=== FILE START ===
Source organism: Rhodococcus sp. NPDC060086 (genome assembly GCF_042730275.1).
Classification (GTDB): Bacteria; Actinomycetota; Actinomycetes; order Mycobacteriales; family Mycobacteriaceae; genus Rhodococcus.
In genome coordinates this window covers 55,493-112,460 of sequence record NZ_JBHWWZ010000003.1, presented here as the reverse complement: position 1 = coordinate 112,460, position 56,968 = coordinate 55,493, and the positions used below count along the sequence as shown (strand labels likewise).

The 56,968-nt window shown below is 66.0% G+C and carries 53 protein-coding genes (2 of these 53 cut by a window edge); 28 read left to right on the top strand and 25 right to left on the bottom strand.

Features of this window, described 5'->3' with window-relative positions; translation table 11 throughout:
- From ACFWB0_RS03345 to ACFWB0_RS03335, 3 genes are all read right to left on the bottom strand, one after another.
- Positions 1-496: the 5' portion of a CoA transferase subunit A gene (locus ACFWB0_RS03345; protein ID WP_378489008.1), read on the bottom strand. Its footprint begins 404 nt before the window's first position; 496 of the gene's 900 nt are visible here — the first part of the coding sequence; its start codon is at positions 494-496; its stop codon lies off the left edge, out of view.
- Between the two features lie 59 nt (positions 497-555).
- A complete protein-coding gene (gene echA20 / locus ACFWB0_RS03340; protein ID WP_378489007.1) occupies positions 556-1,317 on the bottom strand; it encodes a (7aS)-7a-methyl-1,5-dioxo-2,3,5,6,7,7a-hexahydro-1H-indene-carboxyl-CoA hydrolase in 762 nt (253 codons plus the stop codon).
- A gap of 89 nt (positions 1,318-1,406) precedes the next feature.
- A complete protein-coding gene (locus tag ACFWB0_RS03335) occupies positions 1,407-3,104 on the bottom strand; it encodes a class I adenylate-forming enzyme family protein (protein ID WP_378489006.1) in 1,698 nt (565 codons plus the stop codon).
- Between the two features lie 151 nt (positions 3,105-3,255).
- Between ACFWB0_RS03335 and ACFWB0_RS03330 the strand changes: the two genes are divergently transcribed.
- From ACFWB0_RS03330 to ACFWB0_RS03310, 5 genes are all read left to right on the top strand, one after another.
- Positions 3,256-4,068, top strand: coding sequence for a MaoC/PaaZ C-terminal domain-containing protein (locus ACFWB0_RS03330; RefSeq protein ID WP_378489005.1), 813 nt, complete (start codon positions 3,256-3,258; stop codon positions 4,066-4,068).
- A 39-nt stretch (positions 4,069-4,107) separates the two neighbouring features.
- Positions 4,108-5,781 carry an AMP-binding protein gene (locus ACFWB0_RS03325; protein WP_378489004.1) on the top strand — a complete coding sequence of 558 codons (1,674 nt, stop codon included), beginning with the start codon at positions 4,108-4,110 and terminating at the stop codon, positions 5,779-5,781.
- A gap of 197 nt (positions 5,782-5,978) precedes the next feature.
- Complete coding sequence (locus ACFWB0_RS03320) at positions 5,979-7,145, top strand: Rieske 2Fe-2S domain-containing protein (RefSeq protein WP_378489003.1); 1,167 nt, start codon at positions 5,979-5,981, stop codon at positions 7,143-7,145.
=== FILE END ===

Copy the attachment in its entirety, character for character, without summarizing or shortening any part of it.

Source organism: Rhodococcus sp. NPDC060086 (genome assembly GCF_042730275.1).
Classification (GTDB): Bacteria; Actinomycetota; Actinomycetes; order Mycobacteriales; family Mycobacteriaceae; genus Rhodococcus.
In genome coordinates this window covers 55,493-112,460 of sequence record NZ_JBHWWZ010000003.1, presented here as the reverse complement: position 1 = coordinate 112,460, position 56,968 = coordinate 55,493, and the positions used below count along the sequence as shown (strand labels likewise).

The 56,968-nt window shown below is 66.0% G+C and carries 53 protein-coding genes (2 of these 53 cut by a window edge); 28 read left to right on the top strand and 25 right to left on the bottom strand.

Features of this window, described 5'->3' with window-relative positions; translation table 11 throughout:
- From ACFWB0_RS03345 to ACFWB0_RS03335, 3 genes are all read right to left on the bottom strand, one after another.
- Positions 1-496: the 5' portion of a CoA transferase subunit A gene (locus ACFWB0_RS03345; protein ID WP_378489008.1), read on the bottom strand. Its footprint begins 404 nt before the window's first position; 496 of the gene's 900 nt are visible here — the first part of the coding sequence; its start codon is at positions 494-496; its stop codon lies off the left edge, out of view.
- Between the two features lie 59 nt (positions 497-555).
- A complete protein-coding gene (gene echA20 / locus ACFWB0_RS03340; protein ID WP_378489007.1) occupies positions 556-1,317 on the bottom strand; it encodes a (7aS)-7a-methyl-1,5-dioxo-2,3,5,6,7,7a-hexahydro-1H-indene-carboxyl-CoA hydrolase in 762 nt (253 codons plus the stop codon).
- A gap of 89 nt (positions 1,318-1,406) precedes the next feature.
- A complete protein-coding gene (locus tag ACFWB0_RS03335) occupies positions 1,407-3,104 on the bottom strand; it encodes a class I adenylate-forming enzyme family protein (protein ID WP_378489006.1) in 1,698 nt (565 codons plus the stop codon).
- Between the two features lie 151 nt (positions 3,105-3,255).
- Between ACFWB0_RS03335 and ACFWB0_RS03330 the strand changes: the two genes are divergently transcribed.
- From ACFWB0_RS03330 to ACFWB0_RS03310, 5 genes are all read left to right on the top strand, one after another.
- Positions 3,256-4,068, top strand: coding sequence for a MaoC/PaaZ C-terminal domain-containing protein (locus ACFWB0_RS03330; RefSeq protein ID WP_378489005.1), 813 nt, complete (start codon positions 3,256-3,258; stop codon positions 4,066-4,068).
- A 39-nt stretch (positions 4,069-4,107) separates the two neighbouring features.
- Positions 4,108-5,781 carry an AMP-binding protein gene (locus ACFWB0_RS03325; protein WP_378489004.1) on the top strand — a complete coding sequence of 558 codons (1,674 nt, stop codon included), beginning with the start codon at positions 4,108-4,110 and terminating at the stop codon, positions 5,779-5,781.
- A gap of 197 nt (positions 5,782-5,978) precedes the next feature.
- Complete coding sequence (locus ACFWB0_RS03320) at positions 5,979-7,145, top strand: Rieske 2Fe-2S domain-containing protein (RefSeq protein WP_378489003.1); 1,167 nt, start codon at positions 5,979-5,981, stop codon at positions 7,143-7,145.